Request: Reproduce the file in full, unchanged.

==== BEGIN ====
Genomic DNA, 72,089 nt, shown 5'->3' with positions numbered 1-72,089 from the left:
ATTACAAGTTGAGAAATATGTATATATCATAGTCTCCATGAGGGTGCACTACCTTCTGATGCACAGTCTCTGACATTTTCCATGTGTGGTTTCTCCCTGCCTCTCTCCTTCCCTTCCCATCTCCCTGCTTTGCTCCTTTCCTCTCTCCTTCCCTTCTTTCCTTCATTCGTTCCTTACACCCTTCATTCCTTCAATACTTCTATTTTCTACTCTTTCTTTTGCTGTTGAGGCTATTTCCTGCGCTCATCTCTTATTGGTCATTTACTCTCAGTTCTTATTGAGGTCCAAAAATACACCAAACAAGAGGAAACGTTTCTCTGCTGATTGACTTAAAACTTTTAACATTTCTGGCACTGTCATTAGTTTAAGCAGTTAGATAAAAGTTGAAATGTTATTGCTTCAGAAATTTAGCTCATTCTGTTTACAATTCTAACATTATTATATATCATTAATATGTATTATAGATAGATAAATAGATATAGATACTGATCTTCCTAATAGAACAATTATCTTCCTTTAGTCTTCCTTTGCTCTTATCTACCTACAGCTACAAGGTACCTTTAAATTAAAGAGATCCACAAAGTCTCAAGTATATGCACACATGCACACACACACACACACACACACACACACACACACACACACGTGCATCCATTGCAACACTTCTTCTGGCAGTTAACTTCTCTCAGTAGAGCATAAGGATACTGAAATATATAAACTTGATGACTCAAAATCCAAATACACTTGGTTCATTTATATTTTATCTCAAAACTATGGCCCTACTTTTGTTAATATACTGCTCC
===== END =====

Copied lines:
Genomic DNA, 72,089 nt, shown 5'->3' with positions numbered 1-72,089 from the left:
ATTACAAGTTGAGAAATATGTATATATCATAGTCTCCATGAGGGTGCACTACCTTCTGATGCACAGTCTCTGACATTTTCCATGTGTGGTTTCTCCCTGCCTCTCTCCTTCCCTTCCCATCTCCCTGCTTTGCTCCTTTCCTCTCTCCTTCCCTTCTTTCCTTCATTCGTTCCTTACACCCTTCATTCCTTCAATACTTCTATTTTCTACTCTTTCTTTTGCTGTTGAGGCTATTTCCTGCGCTCATCTCTTATTGGTCATTTACTCTCAGTTCTTATTGAGGTCCAAAAATACACCAAACAAGAGGAAACGTTTCTCTGCTGATTGACTTAAAACTTTTAACATTTCTGGCACTGTCATTAGTTTAAGCAGTTAGATAAAAGTTGAAATGTTATTGCTTCAGAAATTTAGCTCATTCTGTTTACAATTCTAACATTATTATATATCATTAATATGTATTATAGATAGATAAATAGATATAGATACTGATCTTCCTAATAGAACAATTATCTTCCTTTAGTCTTCCTTTGCTCTTATCTACCTACAGCTACAAGGTACCTTTAAATTAAAGAGATCCACAAAGTCTCAAGTATATGCACACATGCACACACACACACACACACACACACACACACACACACACACGTGCATCCATTGCAACACTTCTTCTGGCAGTTAACTTCTCTCAGTAGAGCATAAGGATACTGAAATATATAAACTTGATGACTCAAAATCCAAATACACTTGGTTCATTTATATTTTATCTCAAAACTATGGCCCTACTTTTGTTAATATACTGCTCC